Bypass faces funding battle

THE inclusion of the Morpeth Northern Bypass on a Government list has been welcomed by Northumberland County Council.

But its £35million scheme to ease traffic congestion in the town will face a funding battle with similar projects across the country.

It was originally put into a ‘pre-qualification group’ by the Government last year and now it has made it onto a ‘development pool’ list, the next stage of the process, along with 22 other schemes.

However, the Department for Transport says it hopes to fund the majority, but not all, of these projects because the likely demand for funding is about £950million and only £630million is available.

The bypass would start from the Whorral Bank roundabout on the A197 and head westward, connecting to the A192 at Lane End. It would continue south west until it intersects with the A1, where a separated junction, St Leonard’s, would be constructed west of Lancaster Park.

Executive Member for Highways and Transport Alan Armstrong said: “We are delighted that the scheme has been moved up from the ‘pre-qualification pool’ to the ‘development pool’, which means it will be considered for funding with a decision expected later this year.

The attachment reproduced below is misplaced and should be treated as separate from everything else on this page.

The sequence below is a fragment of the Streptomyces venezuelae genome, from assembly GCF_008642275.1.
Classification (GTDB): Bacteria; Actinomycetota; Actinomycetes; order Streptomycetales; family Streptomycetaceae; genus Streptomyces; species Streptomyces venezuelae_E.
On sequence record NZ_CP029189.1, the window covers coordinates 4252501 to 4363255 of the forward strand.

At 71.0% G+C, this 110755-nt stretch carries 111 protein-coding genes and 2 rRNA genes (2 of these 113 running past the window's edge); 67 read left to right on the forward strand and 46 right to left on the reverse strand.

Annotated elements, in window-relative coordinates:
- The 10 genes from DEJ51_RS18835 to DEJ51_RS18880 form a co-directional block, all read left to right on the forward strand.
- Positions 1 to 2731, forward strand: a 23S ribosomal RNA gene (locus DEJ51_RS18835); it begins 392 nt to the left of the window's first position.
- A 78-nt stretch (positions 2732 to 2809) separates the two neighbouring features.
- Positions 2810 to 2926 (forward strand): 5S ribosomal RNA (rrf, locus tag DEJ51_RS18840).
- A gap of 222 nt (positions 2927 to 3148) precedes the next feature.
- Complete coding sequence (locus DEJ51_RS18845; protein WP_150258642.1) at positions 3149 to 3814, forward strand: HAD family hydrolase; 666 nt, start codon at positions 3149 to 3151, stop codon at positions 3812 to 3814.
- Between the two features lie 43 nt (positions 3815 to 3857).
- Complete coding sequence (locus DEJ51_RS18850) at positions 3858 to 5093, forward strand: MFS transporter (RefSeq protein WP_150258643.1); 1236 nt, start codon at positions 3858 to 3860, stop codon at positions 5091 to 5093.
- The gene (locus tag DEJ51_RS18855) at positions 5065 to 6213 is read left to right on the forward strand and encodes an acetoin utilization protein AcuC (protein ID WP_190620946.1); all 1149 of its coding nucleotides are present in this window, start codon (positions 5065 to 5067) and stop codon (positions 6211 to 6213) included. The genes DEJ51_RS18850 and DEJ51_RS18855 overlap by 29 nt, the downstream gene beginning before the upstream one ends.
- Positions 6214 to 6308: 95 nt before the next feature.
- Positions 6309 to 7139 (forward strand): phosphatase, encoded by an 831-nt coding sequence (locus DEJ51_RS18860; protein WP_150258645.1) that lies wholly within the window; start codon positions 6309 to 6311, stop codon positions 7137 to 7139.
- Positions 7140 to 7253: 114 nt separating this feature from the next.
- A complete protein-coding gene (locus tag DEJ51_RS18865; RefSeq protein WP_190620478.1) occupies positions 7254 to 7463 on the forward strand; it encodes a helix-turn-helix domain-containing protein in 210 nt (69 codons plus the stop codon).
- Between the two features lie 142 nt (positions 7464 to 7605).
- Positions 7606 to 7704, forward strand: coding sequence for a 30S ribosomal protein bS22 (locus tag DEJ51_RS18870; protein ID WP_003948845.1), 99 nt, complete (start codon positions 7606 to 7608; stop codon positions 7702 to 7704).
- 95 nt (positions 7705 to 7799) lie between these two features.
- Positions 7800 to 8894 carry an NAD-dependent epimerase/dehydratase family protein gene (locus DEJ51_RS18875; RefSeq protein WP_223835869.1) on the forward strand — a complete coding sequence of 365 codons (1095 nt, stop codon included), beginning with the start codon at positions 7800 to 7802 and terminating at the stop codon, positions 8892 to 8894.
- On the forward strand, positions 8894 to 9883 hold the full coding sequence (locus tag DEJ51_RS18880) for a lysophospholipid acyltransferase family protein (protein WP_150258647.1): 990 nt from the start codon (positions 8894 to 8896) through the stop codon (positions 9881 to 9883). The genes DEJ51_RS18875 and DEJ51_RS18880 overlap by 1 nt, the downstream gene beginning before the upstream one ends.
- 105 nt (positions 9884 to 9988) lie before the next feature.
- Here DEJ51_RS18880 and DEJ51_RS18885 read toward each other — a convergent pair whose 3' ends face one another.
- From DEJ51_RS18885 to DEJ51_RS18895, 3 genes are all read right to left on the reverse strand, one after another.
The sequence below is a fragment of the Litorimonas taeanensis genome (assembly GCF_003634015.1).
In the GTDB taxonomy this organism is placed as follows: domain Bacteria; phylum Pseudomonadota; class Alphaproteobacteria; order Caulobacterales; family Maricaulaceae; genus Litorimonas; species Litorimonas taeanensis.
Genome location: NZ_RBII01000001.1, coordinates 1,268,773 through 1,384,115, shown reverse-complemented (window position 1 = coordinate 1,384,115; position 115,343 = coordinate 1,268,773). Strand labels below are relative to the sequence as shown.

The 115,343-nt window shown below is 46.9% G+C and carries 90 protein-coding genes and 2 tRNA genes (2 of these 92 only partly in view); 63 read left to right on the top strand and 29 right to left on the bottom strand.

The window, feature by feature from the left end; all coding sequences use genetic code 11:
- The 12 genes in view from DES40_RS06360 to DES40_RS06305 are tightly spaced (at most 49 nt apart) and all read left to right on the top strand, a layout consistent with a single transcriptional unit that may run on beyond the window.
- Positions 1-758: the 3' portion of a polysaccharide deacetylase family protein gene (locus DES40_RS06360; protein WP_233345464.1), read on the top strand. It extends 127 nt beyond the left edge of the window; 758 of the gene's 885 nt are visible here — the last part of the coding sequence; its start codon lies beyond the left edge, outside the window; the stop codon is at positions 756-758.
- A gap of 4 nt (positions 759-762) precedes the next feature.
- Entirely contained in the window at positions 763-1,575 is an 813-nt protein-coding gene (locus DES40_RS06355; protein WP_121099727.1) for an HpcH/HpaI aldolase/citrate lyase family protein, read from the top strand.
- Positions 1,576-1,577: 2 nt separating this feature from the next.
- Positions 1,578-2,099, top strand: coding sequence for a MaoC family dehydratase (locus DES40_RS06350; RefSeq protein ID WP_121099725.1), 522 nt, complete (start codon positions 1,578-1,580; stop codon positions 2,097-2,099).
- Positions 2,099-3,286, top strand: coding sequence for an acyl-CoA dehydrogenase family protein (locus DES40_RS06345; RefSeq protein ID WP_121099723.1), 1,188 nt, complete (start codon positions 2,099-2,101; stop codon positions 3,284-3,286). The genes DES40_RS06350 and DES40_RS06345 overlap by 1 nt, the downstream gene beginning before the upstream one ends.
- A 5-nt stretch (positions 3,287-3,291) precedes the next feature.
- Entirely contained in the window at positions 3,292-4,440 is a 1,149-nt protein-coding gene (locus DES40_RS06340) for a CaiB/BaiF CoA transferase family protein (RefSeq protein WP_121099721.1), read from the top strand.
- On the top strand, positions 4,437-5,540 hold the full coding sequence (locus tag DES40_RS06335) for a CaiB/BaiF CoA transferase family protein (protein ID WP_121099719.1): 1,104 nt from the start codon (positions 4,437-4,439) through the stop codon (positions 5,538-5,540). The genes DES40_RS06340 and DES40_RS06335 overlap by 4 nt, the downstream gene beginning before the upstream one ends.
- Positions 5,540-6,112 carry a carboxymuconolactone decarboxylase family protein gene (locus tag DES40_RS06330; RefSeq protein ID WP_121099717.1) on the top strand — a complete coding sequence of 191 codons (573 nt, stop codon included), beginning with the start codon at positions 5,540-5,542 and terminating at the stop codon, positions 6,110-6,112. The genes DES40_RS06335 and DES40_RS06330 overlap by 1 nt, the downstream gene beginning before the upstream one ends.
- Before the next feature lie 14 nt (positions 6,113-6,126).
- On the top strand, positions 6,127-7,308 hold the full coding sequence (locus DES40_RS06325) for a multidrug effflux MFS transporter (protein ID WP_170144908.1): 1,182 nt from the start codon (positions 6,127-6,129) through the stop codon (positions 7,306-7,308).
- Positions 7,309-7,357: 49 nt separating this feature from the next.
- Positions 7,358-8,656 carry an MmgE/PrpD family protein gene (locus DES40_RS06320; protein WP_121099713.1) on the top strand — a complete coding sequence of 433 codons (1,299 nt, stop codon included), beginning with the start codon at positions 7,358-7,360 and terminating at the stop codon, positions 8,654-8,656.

“We know that the process for funding the scheme will be competitive as there are 22 other schemes in the development pool, but the fact that the Department for Transport has said it hopes to fund the majority of these schemes is encouraging and we will be looking at our business case again to see how it can be further strengthened.

“This bypass will form an integral part of Morpeth’s transport network and help the regeneration of the town by supporting local business development, and it will create improved routes to tourist destinations throughout Northumberland.

“The delivery of the bypass will also help to unlock key housing and employment sites in north Morpeth and improve the regeneration potential of Ashington and other former coalfield communities.”

Traffic in Morpeth is estimated to rise by 20 per cent over the next 20 years, bringing with it increased noise, pollution and delay.

The county council says traffic modelling has projected that if constructed, the bypass would bring about an immediate 22 per cent reduction in traffic volumes on the A192 in Bridge Street.

To prevent any potential increased risk of flooding, the bypass design would incorporate current sustainable drainage techniques where water would be collected from the road surface and carried to new storage ponds via grassed channels.

The proposed wetland areas would encourage the development of natural habitats and have enough capacity to store additional water during heavy storms.